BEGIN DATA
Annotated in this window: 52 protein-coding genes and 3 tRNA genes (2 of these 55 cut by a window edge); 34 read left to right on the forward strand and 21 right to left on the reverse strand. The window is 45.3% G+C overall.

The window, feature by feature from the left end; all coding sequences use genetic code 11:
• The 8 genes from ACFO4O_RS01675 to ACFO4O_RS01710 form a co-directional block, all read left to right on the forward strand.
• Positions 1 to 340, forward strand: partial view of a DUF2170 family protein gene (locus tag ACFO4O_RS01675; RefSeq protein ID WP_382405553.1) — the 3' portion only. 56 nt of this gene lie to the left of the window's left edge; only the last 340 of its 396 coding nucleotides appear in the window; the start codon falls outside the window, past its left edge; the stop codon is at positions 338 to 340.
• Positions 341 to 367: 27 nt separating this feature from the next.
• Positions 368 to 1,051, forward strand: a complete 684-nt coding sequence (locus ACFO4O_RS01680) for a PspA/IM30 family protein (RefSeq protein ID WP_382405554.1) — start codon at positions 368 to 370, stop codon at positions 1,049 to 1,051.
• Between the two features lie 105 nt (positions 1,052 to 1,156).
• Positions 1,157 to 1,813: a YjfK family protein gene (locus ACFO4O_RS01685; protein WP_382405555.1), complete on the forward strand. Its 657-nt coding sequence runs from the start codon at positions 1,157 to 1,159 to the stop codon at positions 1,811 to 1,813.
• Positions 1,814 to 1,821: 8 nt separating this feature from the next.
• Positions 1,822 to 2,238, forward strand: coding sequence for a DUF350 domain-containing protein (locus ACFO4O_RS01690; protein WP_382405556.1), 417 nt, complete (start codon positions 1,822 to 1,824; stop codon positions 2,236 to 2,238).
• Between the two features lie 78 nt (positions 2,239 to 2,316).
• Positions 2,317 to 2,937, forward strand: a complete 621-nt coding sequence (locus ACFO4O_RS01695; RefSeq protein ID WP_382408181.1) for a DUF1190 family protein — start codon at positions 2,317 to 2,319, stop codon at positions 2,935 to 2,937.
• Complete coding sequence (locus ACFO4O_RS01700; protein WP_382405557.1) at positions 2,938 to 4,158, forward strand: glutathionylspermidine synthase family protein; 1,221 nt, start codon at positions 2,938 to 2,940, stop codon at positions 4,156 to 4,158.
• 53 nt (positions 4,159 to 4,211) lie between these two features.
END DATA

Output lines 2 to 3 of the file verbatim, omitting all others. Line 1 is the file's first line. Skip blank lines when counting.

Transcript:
The window, feature by feature from the left end; all coding sequences use genetic code 11:
• The 8 genes from ACFO4O_RS01675 to ACFO4O_RS01710 form a co-directional block, all read left to right on the forward strand.